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US, Allies Publish Guidance on Securing Network Access

Government agencies in the US, New Zealand, and Canada have published new guidance on improving network security.

Government agencies in the US, New Zealand, and Canada have published new guidance for organizations to adopt more robust security solutions to improve their visibility into network activity.

Titled Modern Approaches to Network Access Security (PDF), the document details modern security solutions – such as Secure Service Edge (SSE) and Secure Access Service Edge (SASE) – that organizations can transition to beyond VPNs to ensure secure access to their hybrid environments.

VPN solutions, the guidance shows, have been involved in multiple recent high-profile cyber incidents, and, while some of them are more secure than others, modern network access solutions provide granular access controls that traditional VPNs do not offer.

“Organizations that embrace these newer practices will reach an overall outcome closer to zero trust (ZT) principles,” the document reads.

Authored by CISA, the FBI, New Zealand’s Government Communications Security Bureau (GCSB) and CERT, and the Canadian Centre for Cyber Security (CCCS), the document outlines the vulnerabilities and risks associated with VPNs and remote access misconfigurations, and is meant to help organizations transition to more secure solutions.

“The authoring organizations are releasing this report to provide leaders with guidance to help prioritize the protection of organizations’ remote computing environment security while operating under the fundamental principles of least privilege,” the document reads.

VPN solutions, the authoring agencies say, are susceptible to vulnerabilities and misconfigurations, and, unless network segmentation and principles of least privilege and zero trust are implemented, do not protect against other network weaknesses, including device compromises and poor cyber hygiene.

“Vulnerabilities in VPN systems can lead to substantial impacts to organizations if exploited by threat actors because they may enable easy access across a large enterprise network after successful exploitation of the device,” the guidance shows.

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Roughly two dozen security defects in CISA’s Known Exploited Vulnerabilities (KEV) catalog are related to VPN compromise – and leading to broad access to victim networks – including Ivanti gateway bugs (CVE-2023-46805, CVE-2024-21887, and CVE-2024-21893) and a Citrix appliance flaw (CVE-2023-4966, aka CitrixBleed).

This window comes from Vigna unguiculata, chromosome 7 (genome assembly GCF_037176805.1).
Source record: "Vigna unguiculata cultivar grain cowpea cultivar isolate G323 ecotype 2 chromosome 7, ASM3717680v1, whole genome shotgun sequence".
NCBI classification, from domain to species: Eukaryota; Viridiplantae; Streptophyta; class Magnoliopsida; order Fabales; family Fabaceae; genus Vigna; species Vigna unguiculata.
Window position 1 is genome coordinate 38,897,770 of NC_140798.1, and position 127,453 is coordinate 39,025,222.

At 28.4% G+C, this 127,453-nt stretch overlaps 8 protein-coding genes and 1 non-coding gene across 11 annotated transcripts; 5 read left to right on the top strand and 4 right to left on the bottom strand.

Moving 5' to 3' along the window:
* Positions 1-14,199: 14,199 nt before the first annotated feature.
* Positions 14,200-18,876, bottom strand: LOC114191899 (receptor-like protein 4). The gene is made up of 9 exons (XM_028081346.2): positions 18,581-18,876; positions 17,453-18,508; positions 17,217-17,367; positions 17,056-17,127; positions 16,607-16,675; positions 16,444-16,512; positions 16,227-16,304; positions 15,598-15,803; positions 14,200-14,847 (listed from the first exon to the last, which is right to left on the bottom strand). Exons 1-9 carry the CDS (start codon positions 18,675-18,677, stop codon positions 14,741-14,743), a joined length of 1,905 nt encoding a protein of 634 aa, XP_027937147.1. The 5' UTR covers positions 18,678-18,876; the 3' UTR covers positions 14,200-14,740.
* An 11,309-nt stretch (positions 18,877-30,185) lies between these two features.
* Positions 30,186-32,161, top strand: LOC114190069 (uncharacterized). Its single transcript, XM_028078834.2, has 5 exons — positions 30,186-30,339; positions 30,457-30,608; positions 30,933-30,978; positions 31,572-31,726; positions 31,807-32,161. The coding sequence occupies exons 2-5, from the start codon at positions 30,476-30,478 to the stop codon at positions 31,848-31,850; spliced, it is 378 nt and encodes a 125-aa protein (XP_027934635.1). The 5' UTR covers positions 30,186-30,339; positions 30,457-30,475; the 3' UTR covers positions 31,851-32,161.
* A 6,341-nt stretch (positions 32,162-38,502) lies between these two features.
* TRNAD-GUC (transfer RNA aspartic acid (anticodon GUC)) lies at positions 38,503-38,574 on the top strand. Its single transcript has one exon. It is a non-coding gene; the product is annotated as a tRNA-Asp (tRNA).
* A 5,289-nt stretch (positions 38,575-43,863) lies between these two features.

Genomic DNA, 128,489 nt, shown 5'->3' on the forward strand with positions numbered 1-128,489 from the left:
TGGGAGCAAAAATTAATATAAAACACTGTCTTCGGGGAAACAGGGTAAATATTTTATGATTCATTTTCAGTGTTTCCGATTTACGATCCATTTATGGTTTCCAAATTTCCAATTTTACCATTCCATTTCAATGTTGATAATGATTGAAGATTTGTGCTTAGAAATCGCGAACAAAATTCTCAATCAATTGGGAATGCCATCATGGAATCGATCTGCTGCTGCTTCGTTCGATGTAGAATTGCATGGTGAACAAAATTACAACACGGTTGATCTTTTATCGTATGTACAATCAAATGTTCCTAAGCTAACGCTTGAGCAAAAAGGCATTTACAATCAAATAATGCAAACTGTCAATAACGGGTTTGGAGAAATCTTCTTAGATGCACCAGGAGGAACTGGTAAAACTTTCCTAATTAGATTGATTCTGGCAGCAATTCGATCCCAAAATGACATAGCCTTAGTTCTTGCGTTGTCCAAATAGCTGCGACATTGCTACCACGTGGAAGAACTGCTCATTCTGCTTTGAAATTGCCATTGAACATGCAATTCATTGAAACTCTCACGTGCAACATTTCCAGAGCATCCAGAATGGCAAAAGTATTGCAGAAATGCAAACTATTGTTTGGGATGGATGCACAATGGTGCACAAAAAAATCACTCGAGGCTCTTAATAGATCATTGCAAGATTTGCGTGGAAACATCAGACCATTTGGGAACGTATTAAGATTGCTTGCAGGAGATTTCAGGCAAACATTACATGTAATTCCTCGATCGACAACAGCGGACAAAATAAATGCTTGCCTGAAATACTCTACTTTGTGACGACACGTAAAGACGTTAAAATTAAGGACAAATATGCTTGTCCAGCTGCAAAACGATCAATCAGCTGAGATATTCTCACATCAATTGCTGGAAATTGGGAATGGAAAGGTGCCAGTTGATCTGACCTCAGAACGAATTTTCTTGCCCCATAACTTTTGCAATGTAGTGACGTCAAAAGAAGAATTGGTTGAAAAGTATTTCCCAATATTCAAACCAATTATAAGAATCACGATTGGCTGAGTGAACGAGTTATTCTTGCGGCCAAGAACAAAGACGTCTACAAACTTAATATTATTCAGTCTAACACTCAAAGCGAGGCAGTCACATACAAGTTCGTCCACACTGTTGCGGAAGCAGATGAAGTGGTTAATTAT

“Current modern solutions – Zero Trust, SSE, and SASE – provide remote access to applications and services based on a granular access control policy. This type of policy rejects access to users who are not explicitly authenticated and authorized for a particular application or service,” the gov agencies say.

Organizations can implement zero trust principles and continuously monitor user activity to leverage a more secure approach to network access, and can reduce the risk of compromise and better secure data at rest by not exposing internal assets, the guidance notes.

Enabling safe browsing, more secure SaaS applications, and easier validation of user access to data, SSE includes cloud security capabilities such as Zero Trust Network Access (ZTNA), Cloud Secure Web Gateway (SWG), Cloud Access Security Broker (CASB), and Firewall-as-a-Service (FWaaS).

Combining network- and security-as-a-service capabilities, SASE is a cloud architecture that includes Software-Defined Wide Area Networking (SD-WAN), Next Generation Firewall (NGFW), hardware-enforced network segmentation, SWG, CASB, and ZTNA.

“SASE, SSE, and hardware-enforced network segmentation provide organizations the potential to replace traditional VPNs and security features and foster policies that offer a zero-trust approach to modern security implementation,” the authoring agencies note, urging organizations to assess their security posture, perform risk analysis, and review the recommended guidance.

Related: US Government Releases Guidance on Securing Election Infrastructure

Related: US Government Issues New DDoS Mitigation Guidance

Related: NIST Finalizes Cybersecurity Guidance for Ground Segment of Space Operations

Related: Five Eyes Cybersecurity Agencies Release Incident Response Guidance

Written By

Ionut Arghire is an international correspondent for SecurityWeek.

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